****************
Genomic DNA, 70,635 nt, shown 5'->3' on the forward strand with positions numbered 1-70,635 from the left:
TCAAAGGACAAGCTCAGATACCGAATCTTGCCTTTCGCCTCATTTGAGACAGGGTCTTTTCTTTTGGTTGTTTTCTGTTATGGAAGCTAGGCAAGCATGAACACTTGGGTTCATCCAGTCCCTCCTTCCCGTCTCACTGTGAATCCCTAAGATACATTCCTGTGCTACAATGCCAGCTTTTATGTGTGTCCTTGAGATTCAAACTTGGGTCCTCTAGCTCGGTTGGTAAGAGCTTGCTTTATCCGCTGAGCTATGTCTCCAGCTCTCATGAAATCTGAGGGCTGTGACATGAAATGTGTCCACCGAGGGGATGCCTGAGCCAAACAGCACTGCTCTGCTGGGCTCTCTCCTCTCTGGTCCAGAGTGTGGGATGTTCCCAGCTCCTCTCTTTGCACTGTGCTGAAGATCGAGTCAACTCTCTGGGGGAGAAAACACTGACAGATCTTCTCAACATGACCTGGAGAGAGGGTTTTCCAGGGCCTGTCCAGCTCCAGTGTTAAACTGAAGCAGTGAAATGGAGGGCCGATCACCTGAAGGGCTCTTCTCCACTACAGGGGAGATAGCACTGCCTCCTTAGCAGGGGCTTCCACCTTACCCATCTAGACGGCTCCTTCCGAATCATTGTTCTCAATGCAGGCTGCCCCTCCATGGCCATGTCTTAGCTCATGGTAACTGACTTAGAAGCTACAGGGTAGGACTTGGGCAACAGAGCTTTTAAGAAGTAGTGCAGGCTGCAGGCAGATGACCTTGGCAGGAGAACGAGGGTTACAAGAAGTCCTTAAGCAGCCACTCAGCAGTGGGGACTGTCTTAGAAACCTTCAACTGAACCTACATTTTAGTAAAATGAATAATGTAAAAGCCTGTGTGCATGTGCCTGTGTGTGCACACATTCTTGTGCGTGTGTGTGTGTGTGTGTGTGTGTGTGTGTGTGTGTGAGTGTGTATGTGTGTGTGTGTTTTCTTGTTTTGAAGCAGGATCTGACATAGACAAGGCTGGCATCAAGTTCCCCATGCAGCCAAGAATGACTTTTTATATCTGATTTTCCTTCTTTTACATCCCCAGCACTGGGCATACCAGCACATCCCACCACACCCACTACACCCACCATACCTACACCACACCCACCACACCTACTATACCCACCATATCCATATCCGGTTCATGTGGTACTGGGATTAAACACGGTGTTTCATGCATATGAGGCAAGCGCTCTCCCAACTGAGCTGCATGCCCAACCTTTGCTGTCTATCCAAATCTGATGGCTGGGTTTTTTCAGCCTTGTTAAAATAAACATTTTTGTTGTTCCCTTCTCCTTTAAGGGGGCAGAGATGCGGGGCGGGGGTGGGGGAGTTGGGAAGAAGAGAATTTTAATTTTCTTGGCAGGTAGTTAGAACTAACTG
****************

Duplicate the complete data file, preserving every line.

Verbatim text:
Genomic DNA, 70,635 nt, shown 5'->3' on the forward strand with positions numbered 1-70,635 from the left:
TCAAAGGACAAGCTCAGATACCGAATCTTGCCTTTCGCCTCATTTGAGACAGGGTCTTTTCTTTTGGTTGTTTTCTGTTATGGAAGCTAGGCAAGCATGAACACTTGGGTTCATCCAGTCCCTCCTTCCCGTCTCACTGTGAATCCCTAAGATACATTCCTGTGCTACAATGCCAGCTTTTATGTGTGTCCTTGAGATTCAAACTTGGGTCCTCTAGCTCGGTTGGTAAGAGCTTGCTTTATCCGCTGAGCTATGTCTCCAGCTCTCATGAAATCTGAGGGCTGTGACATGAAATGTGTCCACCGAGGGGATGCCTGAGCCAAACAGCACTGCTCTGCTGGGCTCTCTCCTCTCTGGTCCAGAGTGTGGGATGTTCCCAGCTCCTCTCTTTGCACTGTGCTGAAGATCGAGTCAACTCTCTGGGGGAGAAAACACTGACAGATCTTCTCAACATGACCTGGAGAGAGGGTTTTCCAGGGCCTGTCCAGCTCCAGTGTTAAACTGAAGCAGTGAAATGGAGGGCCGATCACCTGAAGGGCTCTTCTCCACTACAGGGGAGATAGCACTGCCTCCTTAGCAGGGGCTTCCACCTTACCCATCTAGACGGCTCCTTCCGAATCATTGTTCTCAATGCAGGCTGCCCCTCCATGGCCATGTCTTAGCTCATGGTAACTGACTTAGAAGCTACAGGGTAGGACTTGGGCAACAGAGCTTTTAAGAAGTAGTGCAGGCTGCAGGCAGATGACCTTGGCAGGAGAACGAGGGTTACAAGAAGTCCTTAAGCAGCCACTCAGCAGTGGGGACTGTCTTAGAAACCTTCAACTGAACCTACATTTTAGTAAAATGAATAATGTAAAAGCCTGTGTGCATGTGCCTGTGTGTGCACACATTCTTGTGCGTGTGTGTGTGTGTGTGTGTGTGTGTGTGTGTGTGTGAGTGTGTATGTGTGTGTGTGTTTTCTTGTTTTGAAGCAGGATCTGACATAGACAAGGCTGGCATCAAGTTCCCCATGCAGCCAAGAATGACTTTTTATATCTGATTTTCCTTCTTTTACATCCCCAGCACTGGGCATACCAGCACATCCCACCACACCCACTACACCCACCATACCTACACCACACCCACCACACCTACTATACCCACCATATCCATATCCGGTTCATGTGGTACTGGGATTAAACACGGTGTTTCATGCATATGAGGCAAGCGCTCTCCCAACTGAGCTGCATGCCCAACCTTTGCTGTCTATCCAAATCTGATGGCTGGGTTTTTTCAGCCTTGTTAAAATAAACATTTTTGTTGTTCCCTTCTCCTTTAAGGGGGCAGAGATGCGGGGCGGGGGTGGGGGAGTTGGGAAGAAGAGAATTTTAATTTTCTTGGCAGGTAGTTAGAACTAACTG